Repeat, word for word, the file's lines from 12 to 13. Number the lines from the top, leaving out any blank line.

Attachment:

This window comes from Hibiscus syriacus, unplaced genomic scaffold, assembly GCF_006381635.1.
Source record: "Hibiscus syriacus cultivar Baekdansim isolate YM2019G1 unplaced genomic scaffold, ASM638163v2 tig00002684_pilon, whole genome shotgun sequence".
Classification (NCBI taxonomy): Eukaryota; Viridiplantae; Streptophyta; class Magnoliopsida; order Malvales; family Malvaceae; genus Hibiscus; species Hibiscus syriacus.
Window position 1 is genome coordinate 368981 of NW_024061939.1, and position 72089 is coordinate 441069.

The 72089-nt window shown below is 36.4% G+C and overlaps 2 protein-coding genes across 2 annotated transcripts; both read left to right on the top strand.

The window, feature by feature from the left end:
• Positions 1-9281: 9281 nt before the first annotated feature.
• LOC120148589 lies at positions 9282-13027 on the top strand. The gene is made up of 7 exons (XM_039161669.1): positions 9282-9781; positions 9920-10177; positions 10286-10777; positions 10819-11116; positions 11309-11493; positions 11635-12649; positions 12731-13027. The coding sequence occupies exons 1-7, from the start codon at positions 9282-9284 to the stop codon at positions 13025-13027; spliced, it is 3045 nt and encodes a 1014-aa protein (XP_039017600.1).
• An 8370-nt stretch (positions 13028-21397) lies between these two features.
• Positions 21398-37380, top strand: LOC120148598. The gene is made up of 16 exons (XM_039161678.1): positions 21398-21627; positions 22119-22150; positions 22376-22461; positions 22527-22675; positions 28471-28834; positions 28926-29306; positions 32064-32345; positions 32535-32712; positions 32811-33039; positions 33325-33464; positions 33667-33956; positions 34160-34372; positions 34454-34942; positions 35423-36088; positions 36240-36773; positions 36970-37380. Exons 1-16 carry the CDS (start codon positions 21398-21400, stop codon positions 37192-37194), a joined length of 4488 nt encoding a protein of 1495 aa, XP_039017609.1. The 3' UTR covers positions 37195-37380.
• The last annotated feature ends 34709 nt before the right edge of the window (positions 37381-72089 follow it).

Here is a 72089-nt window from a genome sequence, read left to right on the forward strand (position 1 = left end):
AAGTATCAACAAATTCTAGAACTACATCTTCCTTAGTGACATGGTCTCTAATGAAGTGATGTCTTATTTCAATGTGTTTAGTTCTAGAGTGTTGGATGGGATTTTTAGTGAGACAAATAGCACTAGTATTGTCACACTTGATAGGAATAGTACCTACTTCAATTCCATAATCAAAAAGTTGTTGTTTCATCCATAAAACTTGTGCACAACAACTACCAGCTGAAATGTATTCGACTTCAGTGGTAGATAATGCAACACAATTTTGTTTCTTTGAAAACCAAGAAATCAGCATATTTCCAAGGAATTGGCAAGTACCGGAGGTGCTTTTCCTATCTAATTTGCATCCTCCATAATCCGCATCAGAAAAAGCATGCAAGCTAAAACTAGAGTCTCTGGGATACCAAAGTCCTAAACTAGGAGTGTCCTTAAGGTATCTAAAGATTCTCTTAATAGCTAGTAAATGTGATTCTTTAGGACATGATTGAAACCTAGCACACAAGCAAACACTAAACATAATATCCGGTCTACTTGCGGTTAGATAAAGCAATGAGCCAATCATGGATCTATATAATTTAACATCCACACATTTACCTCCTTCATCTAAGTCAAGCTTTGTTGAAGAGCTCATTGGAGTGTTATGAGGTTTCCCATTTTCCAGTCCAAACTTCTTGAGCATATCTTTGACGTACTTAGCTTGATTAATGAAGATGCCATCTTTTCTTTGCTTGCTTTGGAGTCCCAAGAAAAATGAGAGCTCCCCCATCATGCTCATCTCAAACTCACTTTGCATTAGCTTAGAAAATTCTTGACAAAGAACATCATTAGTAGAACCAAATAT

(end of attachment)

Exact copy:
Here is a 72089-nt window from a genome sequence, read left to right on the forward strand (position 1 = left end):
AAGTATCAACAAATTCTAGAACTACATCTTCCTTAGTGACATGGTCTCTAATGAAGTGATGTCTTATTTCAATGTGTTTAGTTCTAGAGTGTTGGATGGGATTTTTAGTGAGACAAATAGCACTAGTATTGTCACACTTGATAGGAATAGTACCTACTTCAATTCCATAATCAAAAAGTTGTTGTTTCATCCATAAAACTTGTGCACAACAACTACCAGCTGAAATGTATTCGACTTCAGTGGTAGATAATGCAACACAATTTTGTTTCTTTGAAAACCAAGAAATCAGCATATTTCCAAGGAATTGGCAAGTACCGGAGGTGCTTTTCCTATCTAATTTGCATCCTCCATAATCCGCATCAGAAAAAGCATGCAAGCTAAAACTAGAGTCTCTGGGATACCAAAGTCCTAAACTAGGAGTGTCCTTAAGGTATCTAAAGATTCTCTTAATAGCTAGTAAATGTGATTCTTTAGGACATGATTGAAACCTAGCACACAAGCAAACACTAAACATAATATCCGGTCTACTTGCGGTTAGATAAAGCAATGAGCCAATCATGGATCTATATAATTTAACATCCACACATTTACCTCCTTCATCTAAGTCAAGCTTTGTTGAAGAGCTCATTGGAGTGTTATGAGGTTTCCCATTTTCCAGTCCAAACTTCTTGAGCATATCTTTGACGTACTTAGCTTGATTAATGAAGATGCCATCTTTTCTTTGCTTGCTTTGGAGTCCCAAGAAAAATGAGAGCTCCCCCATCATGCTCATCTCAAACTCACTTTGCATTAGCTTAGAAAATTCTTGACAAAGAACATCATTAGTAGAACCAAATAT